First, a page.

In a report to the Minister of Industry, the National Broadband Task Force has recommended a review of foreign ownership regulations governing cable and satellite service providers.
According to David Johnston, chair of the task force and president of the University of Waterloo, in the report titled The New National Dream: Networking the Nation for Broadband Access, it was not recommended that the regulations necessarily be changed by the government, only reviewed, due to the fact that members of the task force are themselves divided on the issue.
“We simply recommended the government review its foreign ownership restrictions for telecom and cable carriers…with a view to possibly opening up larger pools of capital and making capital more accessible to provide for the investment necessary to extend broadband,” Johnston said.
The task force, with 35 members from across the country, first convened in January to discuss and make recommendations on how to best roll out broadband Internet access to all Canadian communities by 2004. It submitted its report to Minister Brian Tobin on June 18. In its report, it concluded that all Canadians should have equitable and affordable access to broadband services; that there should be a focus on communities to which the private sector is unlikely to deliver services; that public institutions and First Nation, Inuit, rural and remote communities should be a priority; and that the investments necessary to roll out broadband nationwide vary considerably. The task force also noted that the concept of accessibility also includes providing content and services.
Johnston predicted 75 per cent of the Canadian population will have access to broadband Internet services by 2004, “but to reach the remaining one-quarter, which are communities in more remote areas and small towns and villages, as was the case with the railroad, as was the case with the telephone, there will be a requirement of some public support in combination with the private sector to do the link-up.” He estimated that all levels of government would have to invest a total of $1.5 billion, as well as get funding from the private sector, to meet the 2004 deadline.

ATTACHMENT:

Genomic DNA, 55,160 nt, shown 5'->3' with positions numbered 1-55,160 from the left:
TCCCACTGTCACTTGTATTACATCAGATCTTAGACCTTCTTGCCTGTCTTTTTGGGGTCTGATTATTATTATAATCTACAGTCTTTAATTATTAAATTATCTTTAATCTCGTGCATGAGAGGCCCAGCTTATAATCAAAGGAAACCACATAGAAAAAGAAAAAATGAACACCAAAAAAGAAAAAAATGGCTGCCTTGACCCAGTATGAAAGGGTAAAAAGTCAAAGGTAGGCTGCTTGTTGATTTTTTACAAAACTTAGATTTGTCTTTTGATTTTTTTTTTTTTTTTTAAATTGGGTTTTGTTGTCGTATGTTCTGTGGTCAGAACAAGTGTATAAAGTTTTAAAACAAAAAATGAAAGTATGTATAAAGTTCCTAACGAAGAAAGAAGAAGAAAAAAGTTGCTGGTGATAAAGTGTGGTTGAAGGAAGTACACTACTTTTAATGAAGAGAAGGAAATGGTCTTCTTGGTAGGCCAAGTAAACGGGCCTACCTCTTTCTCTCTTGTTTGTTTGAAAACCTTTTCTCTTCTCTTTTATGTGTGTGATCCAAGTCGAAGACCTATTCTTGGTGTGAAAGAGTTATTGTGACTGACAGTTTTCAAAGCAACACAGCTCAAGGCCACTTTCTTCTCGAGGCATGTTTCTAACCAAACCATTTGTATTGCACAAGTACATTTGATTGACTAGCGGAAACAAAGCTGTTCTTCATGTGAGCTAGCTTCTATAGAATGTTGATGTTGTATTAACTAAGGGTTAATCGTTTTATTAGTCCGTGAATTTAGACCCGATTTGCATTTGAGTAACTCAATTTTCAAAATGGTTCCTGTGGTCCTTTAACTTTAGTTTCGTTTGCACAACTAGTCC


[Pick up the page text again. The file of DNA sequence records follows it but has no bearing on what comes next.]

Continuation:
“It’s a very worthwhile investment,” Johnston said.
According to Jay Thomson, president of Ottawa-based Canadian Association of Internet Providers (CAIP), one thing standing in the way of opening up broadband to the whole country is the lack of competition in the Internet-over-cable market.
“It must be made open to third-party access,” Thomson said. “That’s an important principle, and one that we’ve pushed for and certainly support.” In a statement issued in response to the task force’s report, CAIP said Canadian communities will only benefit from broadband Internet services if they have a choice of service providers. Thomson accused the cable companies of being uncooperative in terms of opening up their networks to independent service providers.
Both Johnston and Thomson agreed that working towards connecting all communities to broadband Internet services
is as important today as the transcontinental railroad was during its time.
According to Iain Grant, managing director of The Yankee Group in Canada in Brockville, Ont., connecting public institutions, such as schools and libraries, is an important endeavour, but it’s not a necessity to make broadband access available to every home in Canada.
“I don’t necessarily think that our hard-earned tax dollars should be sent to promote the expansion of infrastructure [where it] doesn’t make sense to [deploy] it,” Grant said. He added that the Province of Saskatchewan has already initiated a plan to offer broadband Internet to all corners of the province.
Looking at the enormous cost to roll out broadband Internet to the hinterlands, Grant said there are cheaper and more efficient means to offering high-speed Internet services. A satellite-based system would be much cheaper than wiring everyone for cable or DSL, he said.
For more information about the National Broadband Task Force and its report, visit broadband.gc.ca.